This Sunday, we’re taking a look inside the studio space of Chinese artist Zhang Xiaogang. Born in 1950, Zhang is a noted figurative and surrealist painter, recognized for his large-scale, monochromatic paintings of human figures. Though trained in traditional Chinese painting techniques, Zhang adopted some western-influenced painting ideals early in his professional career, and the combination of the two disciplines has helped lead to his unique style.
Zhang’s studio space appears massive in the above photo, as big as Frank Stella’s, studio or even the space pictured in our studio feature of Chris Ofili. I love the look of the artist’s paintings hanging out in the background, as if watching over the artist’s new sketches.
This looks like a very studious studio space – there’s multiple tables full of art supplies and paper, and the whole place has the feeling of a warehouse or a factory. I’m sure that Zhang employs at least a few assistants to help him create his works.
Despite the vastness of the space, or perhaps because of it, there’s also a sense of neatness and organization here. Though Zhang is a painter, I don’t see any stained paint rags or even marks of color on his desk – either he works in a very methodical, neat fashion, or he does the actual painting in another space that isn’t visible from the angle of this photograph.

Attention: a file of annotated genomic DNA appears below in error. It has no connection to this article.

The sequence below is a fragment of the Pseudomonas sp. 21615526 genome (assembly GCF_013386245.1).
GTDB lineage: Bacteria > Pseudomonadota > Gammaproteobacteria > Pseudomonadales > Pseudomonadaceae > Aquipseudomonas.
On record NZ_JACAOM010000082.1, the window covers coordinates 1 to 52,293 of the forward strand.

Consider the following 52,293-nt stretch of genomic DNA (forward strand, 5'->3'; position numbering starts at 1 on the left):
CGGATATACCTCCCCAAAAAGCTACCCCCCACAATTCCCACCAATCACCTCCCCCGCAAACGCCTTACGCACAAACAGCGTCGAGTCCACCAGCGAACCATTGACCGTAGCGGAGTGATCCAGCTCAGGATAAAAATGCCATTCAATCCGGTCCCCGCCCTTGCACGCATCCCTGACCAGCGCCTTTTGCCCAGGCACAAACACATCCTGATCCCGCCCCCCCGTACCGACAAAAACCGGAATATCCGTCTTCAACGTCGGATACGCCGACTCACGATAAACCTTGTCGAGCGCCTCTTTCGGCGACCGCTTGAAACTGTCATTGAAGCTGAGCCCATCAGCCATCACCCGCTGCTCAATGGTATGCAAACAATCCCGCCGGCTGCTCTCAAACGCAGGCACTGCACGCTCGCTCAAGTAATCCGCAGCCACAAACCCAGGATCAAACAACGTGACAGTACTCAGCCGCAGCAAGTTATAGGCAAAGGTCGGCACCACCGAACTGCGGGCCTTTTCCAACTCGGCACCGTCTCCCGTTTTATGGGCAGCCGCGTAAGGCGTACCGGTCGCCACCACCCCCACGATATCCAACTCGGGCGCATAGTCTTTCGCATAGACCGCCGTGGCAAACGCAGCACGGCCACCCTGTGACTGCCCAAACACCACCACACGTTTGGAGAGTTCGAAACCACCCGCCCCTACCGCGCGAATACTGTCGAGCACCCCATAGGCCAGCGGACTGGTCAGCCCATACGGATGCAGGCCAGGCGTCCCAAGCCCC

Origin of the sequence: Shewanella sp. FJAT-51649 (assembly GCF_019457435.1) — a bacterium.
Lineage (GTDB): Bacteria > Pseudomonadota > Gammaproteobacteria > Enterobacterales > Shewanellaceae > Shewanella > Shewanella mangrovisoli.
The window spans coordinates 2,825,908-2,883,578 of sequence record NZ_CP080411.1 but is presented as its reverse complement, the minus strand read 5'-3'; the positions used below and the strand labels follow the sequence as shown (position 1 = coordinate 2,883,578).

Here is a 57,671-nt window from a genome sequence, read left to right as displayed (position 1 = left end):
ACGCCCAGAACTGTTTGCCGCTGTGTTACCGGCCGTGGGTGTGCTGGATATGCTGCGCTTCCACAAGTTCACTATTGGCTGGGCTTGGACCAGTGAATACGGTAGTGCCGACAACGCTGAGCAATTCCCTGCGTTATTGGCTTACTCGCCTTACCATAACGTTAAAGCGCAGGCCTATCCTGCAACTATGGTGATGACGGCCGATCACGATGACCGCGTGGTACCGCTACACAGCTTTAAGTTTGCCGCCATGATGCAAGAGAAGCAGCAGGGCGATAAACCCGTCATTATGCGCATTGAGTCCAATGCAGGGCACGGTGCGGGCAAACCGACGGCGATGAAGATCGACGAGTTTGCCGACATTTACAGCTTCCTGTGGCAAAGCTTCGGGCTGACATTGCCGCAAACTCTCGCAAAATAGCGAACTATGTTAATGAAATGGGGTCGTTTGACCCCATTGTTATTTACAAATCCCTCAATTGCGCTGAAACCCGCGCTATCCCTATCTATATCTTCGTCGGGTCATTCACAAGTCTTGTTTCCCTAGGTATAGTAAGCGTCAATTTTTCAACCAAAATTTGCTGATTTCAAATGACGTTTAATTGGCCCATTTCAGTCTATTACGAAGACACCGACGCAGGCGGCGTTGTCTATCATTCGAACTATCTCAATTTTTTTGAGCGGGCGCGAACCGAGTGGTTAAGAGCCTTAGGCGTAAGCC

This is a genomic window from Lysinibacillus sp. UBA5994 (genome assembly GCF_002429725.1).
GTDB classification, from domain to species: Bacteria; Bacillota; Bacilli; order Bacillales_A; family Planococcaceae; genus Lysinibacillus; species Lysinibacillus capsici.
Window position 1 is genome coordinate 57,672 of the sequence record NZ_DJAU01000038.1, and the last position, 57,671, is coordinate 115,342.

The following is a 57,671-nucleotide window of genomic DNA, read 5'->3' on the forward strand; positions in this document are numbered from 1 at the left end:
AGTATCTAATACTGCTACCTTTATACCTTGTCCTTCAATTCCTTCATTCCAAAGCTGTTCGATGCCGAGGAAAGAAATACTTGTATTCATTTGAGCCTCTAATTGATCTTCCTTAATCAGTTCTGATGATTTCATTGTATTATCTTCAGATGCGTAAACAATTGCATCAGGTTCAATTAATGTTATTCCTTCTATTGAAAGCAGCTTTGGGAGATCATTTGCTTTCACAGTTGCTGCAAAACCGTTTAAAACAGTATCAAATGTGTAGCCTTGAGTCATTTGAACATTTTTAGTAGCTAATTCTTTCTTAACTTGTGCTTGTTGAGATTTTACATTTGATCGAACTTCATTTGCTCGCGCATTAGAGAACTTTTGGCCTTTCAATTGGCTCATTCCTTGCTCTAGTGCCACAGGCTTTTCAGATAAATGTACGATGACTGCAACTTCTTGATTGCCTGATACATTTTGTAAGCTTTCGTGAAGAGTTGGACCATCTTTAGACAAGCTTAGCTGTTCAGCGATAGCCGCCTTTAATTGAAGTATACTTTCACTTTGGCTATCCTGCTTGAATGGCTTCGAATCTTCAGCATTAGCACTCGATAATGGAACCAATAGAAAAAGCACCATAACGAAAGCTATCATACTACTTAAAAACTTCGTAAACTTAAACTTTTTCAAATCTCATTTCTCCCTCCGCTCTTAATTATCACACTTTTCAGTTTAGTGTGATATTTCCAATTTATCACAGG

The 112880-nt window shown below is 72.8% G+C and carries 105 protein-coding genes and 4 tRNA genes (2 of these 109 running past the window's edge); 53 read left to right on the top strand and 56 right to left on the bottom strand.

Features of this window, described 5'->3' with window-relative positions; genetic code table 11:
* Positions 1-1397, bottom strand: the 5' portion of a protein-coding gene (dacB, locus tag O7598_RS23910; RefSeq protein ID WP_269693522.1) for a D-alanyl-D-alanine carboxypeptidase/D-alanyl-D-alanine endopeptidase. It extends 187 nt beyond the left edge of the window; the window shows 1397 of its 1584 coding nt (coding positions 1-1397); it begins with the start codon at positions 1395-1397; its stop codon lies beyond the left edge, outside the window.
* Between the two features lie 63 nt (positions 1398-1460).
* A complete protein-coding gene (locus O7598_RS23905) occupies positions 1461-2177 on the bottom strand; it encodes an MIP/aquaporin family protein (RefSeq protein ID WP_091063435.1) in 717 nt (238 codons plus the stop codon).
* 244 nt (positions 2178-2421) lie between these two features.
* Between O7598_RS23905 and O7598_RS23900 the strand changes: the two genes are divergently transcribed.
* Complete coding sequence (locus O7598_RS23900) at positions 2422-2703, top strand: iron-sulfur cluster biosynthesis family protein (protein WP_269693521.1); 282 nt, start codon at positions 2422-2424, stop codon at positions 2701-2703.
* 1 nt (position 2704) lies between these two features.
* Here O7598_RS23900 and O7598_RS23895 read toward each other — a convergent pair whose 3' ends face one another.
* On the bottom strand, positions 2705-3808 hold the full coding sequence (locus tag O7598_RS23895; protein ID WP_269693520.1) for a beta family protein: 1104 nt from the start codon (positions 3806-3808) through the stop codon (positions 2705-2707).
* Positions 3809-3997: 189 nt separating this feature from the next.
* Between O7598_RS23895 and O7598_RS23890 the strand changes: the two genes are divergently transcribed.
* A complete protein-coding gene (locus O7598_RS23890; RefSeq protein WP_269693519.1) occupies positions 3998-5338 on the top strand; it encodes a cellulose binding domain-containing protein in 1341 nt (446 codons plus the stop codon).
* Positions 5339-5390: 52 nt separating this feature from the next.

Zhang is noted for forming the South West Art Group with over 80 other Chinese artists in the mid 1980’s. Some of the work done by this group helped to lead the way into the Chinese Avant-Garde movement. While Zhang, like many other Chinese contemporary artists, was unable to exhibit his works public in China for many years, in recent decades the artist has gained a great deal of acclaim in his home country as well as abroad.